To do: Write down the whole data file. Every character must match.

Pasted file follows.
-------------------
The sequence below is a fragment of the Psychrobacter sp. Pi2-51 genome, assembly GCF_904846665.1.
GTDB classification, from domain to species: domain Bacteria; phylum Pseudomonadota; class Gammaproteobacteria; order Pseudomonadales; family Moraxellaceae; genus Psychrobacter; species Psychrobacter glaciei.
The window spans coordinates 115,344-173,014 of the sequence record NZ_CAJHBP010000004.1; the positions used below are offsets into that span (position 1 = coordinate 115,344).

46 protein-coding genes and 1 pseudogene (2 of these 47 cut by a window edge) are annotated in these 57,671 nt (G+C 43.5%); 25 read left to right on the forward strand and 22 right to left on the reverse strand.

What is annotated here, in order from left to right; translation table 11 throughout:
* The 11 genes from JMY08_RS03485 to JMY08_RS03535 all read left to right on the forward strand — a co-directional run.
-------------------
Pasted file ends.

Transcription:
The sequence below is a fragment of the Psychrobacter sp. Pi2-51 genome, assembly GCF_904846665.1.
GTDB classification, from domain to species: domain Bacteria; phylum Pseudomonadota; class Gammaproteobacteria; order Pseudomonadales; family Moraxellaceae; genus Psychrobacter; species Psychrobacter glaciei.
The window spans coordinates 115,344-173,014 of the sequence record NZ_CAJHBP010000004.1; the positions used below are offsets into that span (position 1 = coordinate 115,344).

46 protein-coding genes and 1 pseudogene (2 of these 47 cut by a window edge) are annotated in these 57,671 nt (G+C 43.5%); 25 read left to right on the forward strand and 22 right to left on the reverse strand.

What is annotated here, in order from left to right; translation table 11 throughout:
* The 11 genes from JMY08_RS03485 to JMY08_RS03535 all read left to right on the forward strand — a co-directional run.